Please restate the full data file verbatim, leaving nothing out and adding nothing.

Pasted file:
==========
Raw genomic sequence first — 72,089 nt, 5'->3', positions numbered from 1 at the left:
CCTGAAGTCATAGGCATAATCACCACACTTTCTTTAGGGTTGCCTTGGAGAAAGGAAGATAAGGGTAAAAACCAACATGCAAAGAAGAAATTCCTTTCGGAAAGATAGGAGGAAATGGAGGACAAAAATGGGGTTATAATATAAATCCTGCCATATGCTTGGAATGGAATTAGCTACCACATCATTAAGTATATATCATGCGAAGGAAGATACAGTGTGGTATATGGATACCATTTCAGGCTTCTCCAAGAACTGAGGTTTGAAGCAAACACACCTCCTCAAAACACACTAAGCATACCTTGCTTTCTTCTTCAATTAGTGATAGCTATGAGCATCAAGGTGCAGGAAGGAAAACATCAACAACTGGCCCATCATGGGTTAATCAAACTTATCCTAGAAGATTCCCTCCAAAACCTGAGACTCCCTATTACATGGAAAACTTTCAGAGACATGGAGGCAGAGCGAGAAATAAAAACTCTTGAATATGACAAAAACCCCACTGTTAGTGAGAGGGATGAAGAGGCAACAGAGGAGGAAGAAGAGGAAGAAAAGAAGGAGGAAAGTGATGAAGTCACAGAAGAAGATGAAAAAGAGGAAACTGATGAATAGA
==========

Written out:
Raw genomic sequence first — 72,089 nt, 5'->3', positions numbered from 1 at the left:
CCTGAAGTCATAGGCATAATCACCACACTTTCTTTAGGGTTGCCTTGGAGAAAGGAAGATAAGGGTAAAAACCAACATGCAAAGAAGAAATTCCTTTCGGAAAGATAGGAGGAAATGGAGGACAAAAATGGGGTTATAATATAAATCCTGCCATATGCTTGGAATGGAATTAGCTACCACATCATTAAGTATATATCATGCGAAGGAAGATACAGTGTGGTATATGGATACCATTTCAGGCTTCTCCAAGAACTGAGGTTTGAAGCAAACACACCTCCTCAAAACACACTAAGCATACCTTGCTTTCTTCTTCAATTAGTGATAGCTATGAGCATCAAGGTGCAGGAAGGAAAACATCAACAACTGGCCCATCATGGGTTAATCAAACTTATCCTAGAAGATTCCCTCCAAAACCTGAGACTCCCTATTACATGGAAAACTTTCAGAGACATGGAGGCAGAGCGAGAAATAAAAACTCTTGAATATGACAAAAACCCCACTGTTAGTGAGAGGGATGAAGAGGCAACAGAGGAGGAAGAAGAGGAAGAAAAGAAGGAGGAAAGTGATGAAGTCACAGAAGAAGATGAAAAAGAGGAAACTGATGAATAGA